The scars of childhood cancer may go beyond the physical: Adults who survived cancer as children may have lower-than-average likelihood of getting married, a new study suggests.

Childhood cancer survivors are known to be at risk of long-term health effects from their cancer treatment — including hormone deficiencies, learning impairments and elevated risks of a second cancer or heart disease in adulthood.

The new findings suggest that some of these effects may also influence survivors' odds of getting married, researchers report in the journal Cancer Epidemiology, Biomarkers & Prevention.

Using data from a U.S. study of nearly 9,000 childhood cancer survivors, the investigators found that these adults were about one-quarter more likely than either the general population or their own siblings to have never been married.

Radiation for childhood brain cancer was the treatment most closely linked to marriage rates. The researchers also found that certain lingering effects of radiation — including problems with thinking and memory, impaired growth and poorer physical functioning — seemed to be involved.

"Many childhood cancer survivors still struggle to fully participate in our society because of the lasting cognitive and physical effects of their past cancer therapy," senior researcher Dr. Nina S. Kadan- Lottick, of Yale University in New Haven, Connecticut, said in a written statement.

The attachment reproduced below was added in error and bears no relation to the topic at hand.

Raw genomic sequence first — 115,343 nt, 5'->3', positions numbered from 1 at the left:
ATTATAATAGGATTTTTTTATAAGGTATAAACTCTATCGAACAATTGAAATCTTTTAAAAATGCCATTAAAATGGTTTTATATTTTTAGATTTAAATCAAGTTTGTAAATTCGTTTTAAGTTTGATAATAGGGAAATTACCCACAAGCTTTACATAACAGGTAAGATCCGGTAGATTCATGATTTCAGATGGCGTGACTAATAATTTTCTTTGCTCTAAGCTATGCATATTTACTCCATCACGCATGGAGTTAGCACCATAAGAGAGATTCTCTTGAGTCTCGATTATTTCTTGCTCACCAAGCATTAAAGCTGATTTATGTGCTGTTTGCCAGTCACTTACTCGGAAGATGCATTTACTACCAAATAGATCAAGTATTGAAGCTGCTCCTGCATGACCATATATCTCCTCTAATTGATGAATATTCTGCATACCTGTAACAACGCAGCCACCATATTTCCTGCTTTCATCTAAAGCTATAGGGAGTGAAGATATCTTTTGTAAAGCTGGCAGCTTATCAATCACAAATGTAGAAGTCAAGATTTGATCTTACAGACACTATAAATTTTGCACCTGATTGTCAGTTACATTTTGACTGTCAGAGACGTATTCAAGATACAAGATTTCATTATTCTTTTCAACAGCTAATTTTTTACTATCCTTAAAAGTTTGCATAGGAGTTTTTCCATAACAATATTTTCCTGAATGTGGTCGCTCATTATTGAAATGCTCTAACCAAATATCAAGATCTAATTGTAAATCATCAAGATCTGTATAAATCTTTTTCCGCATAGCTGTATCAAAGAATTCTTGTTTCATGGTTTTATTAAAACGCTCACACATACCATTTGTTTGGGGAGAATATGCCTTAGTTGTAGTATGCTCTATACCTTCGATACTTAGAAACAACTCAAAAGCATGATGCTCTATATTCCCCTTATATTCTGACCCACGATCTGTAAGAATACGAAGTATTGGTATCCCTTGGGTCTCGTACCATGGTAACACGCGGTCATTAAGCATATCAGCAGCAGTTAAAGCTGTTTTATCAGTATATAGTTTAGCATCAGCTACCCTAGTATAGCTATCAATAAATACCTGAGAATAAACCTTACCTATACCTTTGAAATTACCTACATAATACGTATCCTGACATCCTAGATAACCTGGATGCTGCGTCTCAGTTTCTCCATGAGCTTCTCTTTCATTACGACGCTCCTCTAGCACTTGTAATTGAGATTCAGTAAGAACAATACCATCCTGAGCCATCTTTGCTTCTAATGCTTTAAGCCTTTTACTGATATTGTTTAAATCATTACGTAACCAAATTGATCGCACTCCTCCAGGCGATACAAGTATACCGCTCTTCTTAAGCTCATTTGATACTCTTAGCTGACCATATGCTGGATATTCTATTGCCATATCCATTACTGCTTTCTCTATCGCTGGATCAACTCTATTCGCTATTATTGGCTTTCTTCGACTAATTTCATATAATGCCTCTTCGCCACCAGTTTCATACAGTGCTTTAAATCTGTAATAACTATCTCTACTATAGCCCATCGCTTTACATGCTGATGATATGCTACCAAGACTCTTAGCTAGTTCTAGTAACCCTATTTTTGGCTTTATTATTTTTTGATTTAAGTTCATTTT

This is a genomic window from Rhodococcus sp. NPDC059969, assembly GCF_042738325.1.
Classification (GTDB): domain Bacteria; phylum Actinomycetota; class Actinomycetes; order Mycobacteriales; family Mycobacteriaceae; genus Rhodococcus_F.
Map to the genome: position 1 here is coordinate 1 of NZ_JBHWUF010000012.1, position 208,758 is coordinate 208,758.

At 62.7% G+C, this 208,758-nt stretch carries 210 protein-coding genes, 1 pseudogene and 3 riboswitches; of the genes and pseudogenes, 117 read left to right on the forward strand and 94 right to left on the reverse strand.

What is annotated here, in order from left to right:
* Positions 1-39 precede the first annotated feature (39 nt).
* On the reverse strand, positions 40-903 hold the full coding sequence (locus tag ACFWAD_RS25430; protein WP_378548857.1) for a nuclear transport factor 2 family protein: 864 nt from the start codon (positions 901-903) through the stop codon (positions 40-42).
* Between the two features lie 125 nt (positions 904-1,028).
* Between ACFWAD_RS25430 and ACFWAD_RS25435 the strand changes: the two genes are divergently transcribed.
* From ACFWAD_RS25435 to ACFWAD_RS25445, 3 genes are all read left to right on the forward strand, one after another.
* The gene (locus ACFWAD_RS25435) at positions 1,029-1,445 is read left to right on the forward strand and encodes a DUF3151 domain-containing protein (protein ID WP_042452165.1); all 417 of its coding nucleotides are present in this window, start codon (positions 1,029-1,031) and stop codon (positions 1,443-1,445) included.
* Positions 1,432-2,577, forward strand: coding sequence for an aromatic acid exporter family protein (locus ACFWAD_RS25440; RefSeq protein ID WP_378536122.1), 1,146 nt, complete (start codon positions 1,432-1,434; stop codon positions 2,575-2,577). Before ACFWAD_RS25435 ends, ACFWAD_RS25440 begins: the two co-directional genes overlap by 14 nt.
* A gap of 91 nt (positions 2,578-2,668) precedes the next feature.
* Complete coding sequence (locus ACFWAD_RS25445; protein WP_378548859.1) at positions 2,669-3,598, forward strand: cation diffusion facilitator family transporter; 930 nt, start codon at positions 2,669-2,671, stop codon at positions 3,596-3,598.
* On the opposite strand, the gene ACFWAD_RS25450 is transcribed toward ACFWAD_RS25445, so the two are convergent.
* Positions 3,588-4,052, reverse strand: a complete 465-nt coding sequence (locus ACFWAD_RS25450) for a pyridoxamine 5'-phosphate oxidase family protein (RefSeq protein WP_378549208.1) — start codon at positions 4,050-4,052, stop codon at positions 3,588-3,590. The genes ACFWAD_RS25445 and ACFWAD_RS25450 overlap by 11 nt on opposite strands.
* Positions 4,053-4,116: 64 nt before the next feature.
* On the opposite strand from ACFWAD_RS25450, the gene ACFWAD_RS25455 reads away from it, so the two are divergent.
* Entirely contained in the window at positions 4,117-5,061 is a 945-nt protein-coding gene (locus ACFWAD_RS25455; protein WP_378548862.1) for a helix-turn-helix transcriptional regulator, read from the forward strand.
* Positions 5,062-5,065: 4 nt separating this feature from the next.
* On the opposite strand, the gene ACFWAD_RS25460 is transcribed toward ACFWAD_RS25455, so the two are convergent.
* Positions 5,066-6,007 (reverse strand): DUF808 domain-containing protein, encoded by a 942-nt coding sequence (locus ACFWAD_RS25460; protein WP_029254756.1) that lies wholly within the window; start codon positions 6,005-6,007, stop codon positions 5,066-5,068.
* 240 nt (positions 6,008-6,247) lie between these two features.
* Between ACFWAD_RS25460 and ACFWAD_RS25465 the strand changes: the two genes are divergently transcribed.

"Our study," she added, "pinpointed what aspects of the survivor experience likely contribute to altered marriage patterns: short stature, poor physical functioning and cognitive problems."

The findings are based on almost 9,000 survivors of childhood cancers between the ages of 18 and 54, plus close to 3,000 of their siblings. Compared with those siblings, cancer survivors were 21 percent more likely to have never married.

Based on U.S. census data, survivors were also 25 percent more likely to have never married than other Americans their age, race and gender.

Across the study group, 46 percent of survivors had never married, versus about 32 percent of both siblings and the general population.

Men and women who had survived cancer of the brain or spine had the lowest marriage rate, with 62 percent having never married.

On the other hand, survivors of certain other cancers were about as likely as their siblings to marry — including those who'd had lymphoma, Hodgkin's disease, bone cancer or kidney cancer.

And when it came to divorce, childhood cancer survivors were no more likely than siblings or other U.S. adults to see their marriages end.

It is debatable, Kadan-Lottick and her colleagues write, whether marriage should be seen as a "desirable outcome." However, they note, marriage and divorce patterns can help indicate how well childhood cancer survivors are faring in their intimate relationships.

"Our results suggest that survivors of childhood cancer need ongoing support even as they enter adulthood," Kadan-Lottick said.